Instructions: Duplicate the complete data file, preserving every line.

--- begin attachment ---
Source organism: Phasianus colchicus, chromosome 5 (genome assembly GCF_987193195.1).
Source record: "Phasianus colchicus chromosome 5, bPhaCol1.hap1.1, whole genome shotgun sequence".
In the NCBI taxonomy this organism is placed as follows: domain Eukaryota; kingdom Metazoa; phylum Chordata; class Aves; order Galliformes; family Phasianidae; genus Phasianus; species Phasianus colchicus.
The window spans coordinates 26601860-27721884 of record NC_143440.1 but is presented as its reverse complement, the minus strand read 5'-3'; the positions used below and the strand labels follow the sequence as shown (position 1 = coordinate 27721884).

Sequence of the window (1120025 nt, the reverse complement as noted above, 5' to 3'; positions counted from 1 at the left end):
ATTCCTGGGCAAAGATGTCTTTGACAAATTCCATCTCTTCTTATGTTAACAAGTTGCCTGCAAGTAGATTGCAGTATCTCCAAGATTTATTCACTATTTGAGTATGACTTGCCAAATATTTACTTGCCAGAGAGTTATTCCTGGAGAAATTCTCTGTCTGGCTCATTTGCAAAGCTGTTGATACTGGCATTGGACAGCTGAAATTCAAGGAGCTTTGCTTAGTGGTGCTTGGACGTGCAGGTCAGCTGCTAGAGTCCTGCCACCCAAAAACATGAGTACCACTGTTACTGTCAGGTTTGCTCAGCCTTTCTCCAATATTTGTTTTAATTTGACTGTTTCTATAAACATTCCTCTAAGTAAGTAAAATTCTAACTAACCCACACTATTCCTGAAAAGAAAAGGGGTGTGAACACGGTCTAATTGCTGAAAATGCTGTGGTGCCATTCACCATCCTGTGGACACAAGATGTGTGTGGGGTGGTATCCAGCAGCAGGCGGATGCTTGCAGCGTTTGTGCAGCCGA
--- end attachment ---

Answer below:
Source organism: Phasianus colchicus, chromosome 5 (genome assembly GCF_987193195.1).
Source record: "Phasianus colchicus chromosome 5, bPhaCol1.hap1.1, whole genome shotgun sequence".
In the NCBI taxonomy this organism is placed as follows: domain Eukaryota; kingdom Metazoa; phylum Chordata; class Aves; order Galliformes; family Phasianidae; genus Phasianus; species Phasianus colchicus.
The window spans coordinates 26601860-27721884 of record NC_143440.1 but is presented as its reverse complement, the minus strand read 5'-3'; the positions used below and the strand labels follow the sequence as shown (position 1 = coordinate 27721884).

Sequence of the window (1120025 nt, the reverse complement as noted above, 5' to 3'; positions counted from 1 at the left end):
ATTCCTGGGCAAAGATGTCTTTGACAAATTCCATCTCTTCTTATGTTAACAAGTTGCCTGCAAGTAGATTGCAGTATCTCCAAGATTTATTCACTATTTGAGTATGACTTGCCAAATATTTACTTGCCAGAGAGTTATTCCTGGAGAAATTCTCTGTCTGGCTCATTTGCAAAGCTGTTGATACTGGCATTGGACAGCTGAAATTCAAGGAGCTTTGCTTAGTGGTGCTTGGACGTGCAGGTCAGCTGCTAGAGTCCTGCCACCCAAAAACATGAGTACCACTGTTACTGTCAGGTTTGCTCAGCCTTTCTCCAATATTTGTTTTAATTTGACTGTTTCTATAAACATTCCTCTAAGTAAGTAAAATTCTAACTAACCCACACTATTCCTGAAAAGAAAAGGGGTGTGAACACGGTCTAATTGCTGAAAATGCTGTGGTGCCATTCACCATCCTGTGGACACAAGATGTGTGTGGGGTGGTATCCAGCAGCAGGCGGATGCTTGCAGCGTTTGTGCAGCCGA